2017/04/27

Effective judicial oversight

Many complain about judicial corruption and call for judicial accountability, but generally fail to propose effective processes for achieving it.

In an effort to make judges independent of political pressures, they are generally left with great discretion to be used justly or not. In some states they are elected, and come under they sway of the law firms that support them. They are generally under the loose supervision of an "administrative" judge, who has his own docket and can't exercise daily oversight, even if he were inclined to do so. He is usually limited to assigning judges to courts, and can reassign them to no court as a way to get rid of them. Judicial decisions can be appealed, but the appeal process is so difficult and uncertain that the risk of being overturned is small, and can be ignored. Judges are generally not removed for having too many of their decisions overturned, and if they are it is likely to be for making right decisions rather than wrong ones.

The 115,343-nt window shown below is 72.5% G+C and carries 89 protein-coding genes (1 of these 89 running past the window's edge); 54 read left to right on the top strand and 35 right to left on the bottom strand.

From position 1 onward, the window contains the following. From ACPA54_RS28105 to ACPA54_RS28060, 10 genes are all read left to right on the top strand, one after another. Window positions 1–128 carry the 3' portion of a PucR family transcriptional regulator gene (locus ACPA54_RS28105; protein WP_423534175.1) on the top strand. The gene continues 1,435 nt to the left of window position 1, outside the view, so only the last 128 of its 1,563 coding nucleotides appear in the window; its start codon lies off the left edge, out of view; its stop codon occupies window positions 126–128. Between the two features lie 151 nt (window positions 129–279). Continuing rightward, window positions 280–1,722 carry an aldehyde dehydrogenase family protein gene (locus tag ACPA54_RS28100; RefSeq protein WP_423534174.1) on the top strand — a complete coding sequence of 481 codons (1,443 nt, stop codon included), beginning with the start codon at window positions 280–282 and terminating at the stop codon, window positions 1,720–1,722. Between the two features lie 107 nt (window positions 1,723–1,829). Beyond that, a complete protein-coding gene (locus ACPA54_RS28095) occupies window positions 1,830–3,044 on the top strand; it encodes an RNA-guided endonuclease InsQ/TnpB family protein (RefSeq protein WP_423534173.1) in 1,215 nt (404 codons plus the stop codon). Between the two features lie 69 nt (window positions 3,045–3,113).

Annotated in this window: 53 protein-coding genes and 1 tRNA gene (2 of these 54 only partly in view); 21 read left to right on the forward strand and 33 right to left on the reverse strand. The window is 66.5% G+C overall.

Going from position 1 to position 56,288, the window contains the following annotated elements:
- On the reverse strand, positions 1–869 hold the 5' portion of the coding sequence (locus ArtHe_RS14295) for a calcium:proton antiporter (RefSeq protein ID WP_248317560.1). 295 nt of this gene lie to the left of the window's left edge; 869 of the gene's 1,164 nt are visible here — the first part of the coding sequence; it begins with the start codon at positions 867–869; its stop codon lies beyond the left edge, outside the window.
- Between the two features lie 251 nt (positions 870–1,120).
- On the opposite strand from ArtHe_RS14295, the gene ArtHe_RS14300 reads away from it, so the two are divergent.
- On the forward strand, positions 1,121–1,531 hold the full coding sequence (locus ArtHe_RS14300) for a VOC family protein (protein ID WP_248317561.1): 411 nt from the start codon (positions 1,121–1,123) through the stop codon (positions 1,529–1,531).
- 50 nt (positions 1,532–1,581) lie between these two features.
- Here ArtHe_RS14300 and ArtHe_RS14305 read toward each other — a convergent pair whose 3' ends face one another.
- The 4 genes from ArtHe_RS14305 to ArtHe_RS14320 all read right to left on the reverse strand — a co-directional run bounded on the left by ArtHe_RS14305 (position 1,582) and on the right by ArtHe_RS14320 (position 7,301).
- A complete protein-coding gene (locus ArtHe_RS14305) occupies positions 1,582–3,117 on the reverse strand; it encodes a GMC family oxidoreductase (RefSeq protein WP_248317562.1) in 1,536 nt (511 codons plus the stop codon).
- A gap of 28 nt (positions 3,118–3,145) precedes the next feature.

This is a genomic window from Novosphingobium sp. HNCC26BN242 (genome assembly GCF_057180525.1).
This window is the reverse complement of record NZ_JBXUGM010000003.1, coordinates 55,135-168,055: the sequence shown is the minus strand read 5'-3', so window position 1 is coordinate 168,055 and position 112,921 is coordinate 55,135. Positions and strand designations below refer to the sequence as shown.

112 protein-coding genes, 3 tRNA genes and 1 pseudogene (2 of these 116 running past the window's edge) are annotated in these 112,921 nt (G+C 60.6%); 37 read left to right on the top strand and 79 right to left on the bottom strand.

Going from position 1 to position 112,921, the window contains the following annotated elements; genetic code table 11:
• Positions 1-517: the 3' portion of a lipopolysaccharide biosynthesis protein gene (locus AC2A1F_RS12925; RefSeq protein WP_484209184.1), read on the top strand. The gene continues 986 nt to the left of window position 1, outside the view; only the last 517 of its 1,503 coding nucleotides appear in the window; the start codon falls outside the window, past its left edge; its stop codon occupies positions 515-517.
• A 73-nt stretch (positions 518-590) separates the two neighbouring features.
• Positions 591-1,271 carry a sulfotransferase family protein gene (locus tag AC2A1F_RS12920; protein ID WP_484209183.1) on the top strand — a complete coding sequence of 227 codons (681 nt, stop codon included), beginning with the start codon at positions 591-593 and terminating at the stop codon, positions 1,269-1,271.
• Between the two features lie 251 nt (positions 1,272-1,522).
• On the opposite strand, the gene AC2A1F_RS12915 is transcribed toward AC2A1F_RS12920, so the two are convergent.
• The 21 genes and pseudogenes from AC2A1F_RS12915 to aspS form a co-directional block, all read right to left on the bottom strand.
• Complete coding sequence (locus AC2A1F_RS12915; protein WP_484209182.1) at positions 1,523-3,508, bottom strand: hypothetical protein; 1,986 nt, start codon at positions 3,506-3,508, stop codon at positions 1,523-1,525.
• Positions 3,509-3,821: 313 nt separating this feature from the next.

There are judicial misconduct boards, but they tend to get so many complaints that they come to dismiss them out or hand, and such boards do not investigate complaints made while trials are still underway.

What is needed are grand juries with agents who can sit in on trials and intervene if misconduct occurs. That would be a major undertaking. It would need to be able to rapidly respond to complaints made during trials in time to be effective, and they could not be visible enough for parties to play to them rather than to their judges. We can imagine having school classes of students assigned to observe trials reporting on any irregularities they might observe, and calling in judicial inspectors as needed.

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